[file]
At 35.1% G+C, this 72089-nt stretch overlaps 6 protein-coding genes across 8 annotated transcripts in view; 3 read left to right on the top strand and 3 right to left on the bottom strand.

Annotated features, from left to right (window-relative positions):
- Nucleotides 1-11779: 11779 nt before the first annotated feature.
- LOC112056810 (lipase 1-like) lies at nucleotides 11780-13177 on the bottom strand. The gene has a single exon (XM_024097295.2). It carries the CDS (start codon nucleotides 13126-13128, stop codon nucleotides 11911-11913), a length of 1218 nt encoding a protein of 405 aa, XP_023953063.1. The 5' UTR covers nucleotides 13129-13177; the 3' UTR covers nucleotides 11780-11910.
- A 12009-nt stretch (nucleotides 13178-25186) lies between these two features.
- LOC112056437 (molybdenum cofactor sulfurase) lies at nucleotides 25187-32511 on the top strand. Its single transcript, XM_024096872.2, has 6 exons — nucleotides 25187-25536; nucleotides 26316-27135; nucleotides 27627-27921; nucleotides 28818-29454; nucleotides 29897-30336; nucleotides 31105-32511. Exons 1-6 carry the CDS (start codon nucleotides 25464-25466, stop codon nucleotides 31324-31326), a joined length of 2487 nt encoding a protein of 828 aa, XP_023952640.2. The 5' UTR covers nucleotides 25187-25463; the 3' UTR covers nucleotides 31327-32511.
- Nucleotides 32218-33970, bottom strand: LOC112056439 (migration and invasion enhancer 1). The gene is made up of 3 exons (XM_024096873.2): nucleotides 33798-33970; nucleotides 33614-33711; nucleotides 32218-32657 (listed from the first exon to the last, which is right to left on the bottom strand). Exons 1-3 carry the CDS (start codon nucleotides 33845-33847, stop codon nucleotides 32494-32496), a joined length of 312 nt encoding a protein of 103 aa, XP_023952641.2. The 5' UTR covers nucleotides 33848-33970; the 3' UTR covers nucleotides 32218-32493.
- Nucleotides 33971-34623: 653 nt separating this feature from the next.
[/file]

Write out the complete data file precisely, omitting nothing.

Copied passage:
At 35.1% G+C, this 72089-nt stretch overlaps 6 protein-coding genes across 8 annotated transcripts in view; 3 read left to right on the top strand and 3 right to left on the bottom strand.

Annotated features, from left to right (window-relative positions):
- Nucleotides 1-11779: 11779 nt before the first annotated feature.
- LOC112056810 (lipase 1-like) lies at nucleotides 11780-13177 on the bottom strand. The gene has a single exon (XM_024097295.2). It carries the CDS (start codon nucleotides 13126-13128, stop codon nucleotides 11911-11913), a length of 1218 nt encoding a protein of 405 aa, XP_023953063.1. The 5' UTR covers nucleotides 13129-13177; the 3' UTR covers nucleotides 11780-11910.
- A 12009-nt stretch (nucleotides 13178-25186) lies between these two features.
- LOC112056437 (molybdenum cofactor sulfurase) lies at nucleotides 25187-32511 on the top strand. Its single transcript, XM_024096872.2, has 6 exons — nucleotides 25187-25536; nucleotides 26316-27135; nucleotides 27627-27921; nucleotides 28818-29454; nucleotides 29897-30336; nucleotides 31105-32511. Exons 1-6 carry the CDS (start codon nucleotides 25464-25466, stop codon nucleotides 31324-31326), a joined length of 2487 nt encoding a protein of 828 aa, XP_023952640.2. The 5' UTR covers nucleotides 25187-25463; the 3' UTR covers nucleotides 31327-32511.
- Nucleotides 32218-33970, bottom strand: LOC112056439 (migration and invasion enhancer 1). The gene is made up of 3 exons (XM_024096873.2): nucleotides 33798-33970; nucleotides 33614-33711; nucleotides 32218-32657 (listed from the first exon to the last, which is right to left on the bottom strand). Exons 1-3 carry the CDS (start codon nucleotides 33845-33847, stop codon nucleotides 32494-32496), a joined length of 312 nt encoding a protein of 103 aa, XP_023952641.2. The 5' UTR covers nucleotides 33848-33970; the 3' UTR covers nucleotides 32218-32493.
- Nucleotides 33971-34623: 653 nt separating this feature from the next.